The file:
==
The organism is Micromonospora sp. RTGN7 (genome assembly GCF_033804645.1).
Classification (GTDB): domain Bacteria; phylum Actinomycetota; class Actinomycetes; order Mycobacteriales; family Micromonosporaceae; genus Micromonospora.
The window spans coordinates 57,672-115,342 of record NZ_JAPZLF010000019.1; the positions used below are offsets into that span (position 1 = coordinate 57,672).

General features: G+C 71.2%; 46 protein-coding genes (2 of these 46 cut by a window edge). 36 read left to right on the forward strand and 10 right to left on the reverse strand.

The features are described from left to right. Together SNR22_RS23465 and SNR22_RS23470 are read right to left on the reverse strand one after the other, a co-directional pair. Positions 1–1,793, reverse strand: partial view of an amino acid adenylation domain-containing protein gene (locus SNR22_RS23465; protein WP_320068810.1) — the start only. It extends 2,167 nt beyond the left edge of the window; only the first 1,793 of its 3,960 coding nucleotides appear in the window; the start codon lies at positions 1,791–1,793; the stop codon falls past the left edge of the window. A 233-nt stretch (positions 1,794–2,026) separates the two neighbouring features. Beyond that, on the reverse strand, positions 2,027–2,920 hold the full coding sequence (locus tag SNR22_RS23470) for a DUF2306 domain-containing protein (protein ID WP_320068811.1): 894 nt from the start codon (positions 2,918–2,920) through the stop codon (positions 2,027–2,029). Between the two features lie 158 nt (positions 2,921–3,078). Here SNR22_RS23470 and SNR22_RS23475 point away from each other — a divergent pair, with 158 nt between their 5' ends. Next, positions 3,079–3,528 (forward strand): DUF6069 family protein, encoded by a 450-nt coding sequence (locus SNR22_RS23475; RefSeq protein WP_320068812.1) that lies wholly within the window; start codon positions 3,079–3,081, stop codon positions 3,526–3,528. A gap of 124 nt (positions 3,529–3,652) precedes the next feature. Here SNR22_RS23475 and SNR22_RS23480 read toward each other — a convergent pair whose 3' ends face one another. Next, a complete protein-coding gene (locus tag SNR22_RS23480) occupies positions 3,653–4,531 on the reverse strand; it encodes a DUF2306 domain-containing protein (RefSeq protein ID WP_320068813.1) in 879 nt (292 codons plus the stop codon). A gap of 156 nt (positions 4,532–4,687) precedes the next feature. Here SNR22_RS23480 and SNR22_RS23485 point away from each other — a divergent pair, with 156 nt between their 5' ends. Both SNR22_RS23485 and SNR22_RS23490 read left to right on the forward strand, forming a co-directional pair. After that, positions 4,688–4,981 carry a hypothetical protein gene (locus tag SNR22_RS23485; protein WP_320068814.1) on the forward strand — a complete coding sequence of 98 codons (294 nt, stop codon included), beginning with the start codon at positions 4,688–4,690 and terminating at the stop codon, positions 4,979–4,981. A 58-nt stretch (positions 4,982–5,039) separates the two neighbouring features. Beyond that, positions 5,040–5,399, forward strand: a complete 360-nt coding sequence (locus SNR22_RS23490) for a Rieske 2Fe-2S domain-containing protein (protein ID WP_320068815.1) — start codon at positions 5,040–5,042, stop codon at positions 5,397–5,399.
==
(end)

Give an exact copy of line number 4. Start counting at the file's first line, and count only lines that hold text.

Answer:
General features: G+C 71.2%; 46 protein-coding genes (2 of these 46 cut by a window edge). 36 read left to right on the forward strand and 10 right to left on the reverse strand.